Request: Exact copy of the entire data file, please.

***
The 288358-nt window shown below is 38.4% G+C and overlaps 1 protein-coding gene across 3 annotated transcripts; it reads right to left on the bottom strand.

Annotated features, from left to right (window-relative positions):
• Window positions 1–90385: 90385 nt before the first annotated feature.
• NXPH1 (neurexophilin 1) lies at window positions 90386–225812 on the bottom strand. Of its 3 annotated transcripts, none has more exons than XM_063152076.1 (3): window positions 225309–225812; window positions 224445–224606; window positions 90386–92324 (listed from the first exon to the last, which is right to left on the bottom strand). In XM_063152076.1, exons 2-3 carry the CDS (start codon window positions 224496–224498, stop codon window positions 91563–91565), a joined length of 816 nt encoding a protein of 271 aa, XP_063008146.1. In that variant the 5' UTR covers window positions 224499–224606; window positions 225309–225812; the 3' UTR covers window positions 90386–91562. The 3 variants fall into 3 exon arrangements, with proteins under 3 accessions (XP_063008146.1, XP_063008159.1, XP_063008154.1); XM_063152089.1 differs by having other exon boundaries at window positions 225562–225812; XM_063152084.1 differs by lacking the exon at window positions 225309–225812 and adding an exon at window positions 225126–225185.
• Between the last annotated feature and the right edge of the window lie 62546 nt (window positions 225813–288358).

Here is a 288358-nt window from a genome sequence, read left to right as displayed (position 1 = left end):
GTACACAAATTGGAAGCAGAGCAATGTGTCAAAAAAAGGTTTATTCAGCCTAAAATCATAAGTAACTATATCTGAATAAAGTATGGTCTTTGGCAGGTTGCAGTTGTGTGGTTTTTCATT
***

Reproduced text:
The 288358-nt window shown below is 38.4% G+C and overlaps 1 protein-coding gene across 3 annotated transcripts; it reads right to left on the bottom strand.

Annotated features, from left to right (window-relative positions):
• Window positions 1–90385: 90385 nt before the first annotated feature.
• NXPH1 (neurexophilin 1) lies at window positions 90386–225812 on the bottom strand. Of its 3 annotated transcripts, none has more exons than XM_063152076.1 (3): window positions 225309–225812; window positions 224445–224606; window positions 90386–92324 (listed from the first exon to the last, which is right to left on the bottom strand). In XM_063152076.1, exons 2-3 carry the CDS (start codon window positions 224496–224498, stop codon window positions 91563–91565), a joined length of 816 nt encoding a protein of 271 aa, XP_063008146.1. In that variant the 5' UTR covers window positions 224499–224606; window positions 225309–225812; the 3' UTR covers window positions 90386–91562. The 3 variants fall into 3 exon arrangements, with proteins under 3 accessions (XP_063008146.1, XP_063008159.1, XP_063008154.1); XM_063152089.1 differs by having other exon boundaries at window positions 225562–225812; XM_063152084.1 differs by lacking the exon at window positions 225309–225812 and adding an exon at window positions 225126–225185.
• Between the last annotated feature and the right edge of the window lie 62546 nt (window positions 225813–288358).

Here is a 288358-nt window from a genome sequence, read left to right as displayed (position 1 = left end):
GTACACAAATTGGAAGCAGAGCAATGTGTCAAAAAAAGGTTTATTCAGCCTAAAATCATAAGTAACTATATCTGAATAAAGTATGGTCTTTGGCAGGTTGCAGTTGTGTGGTTTTTCATT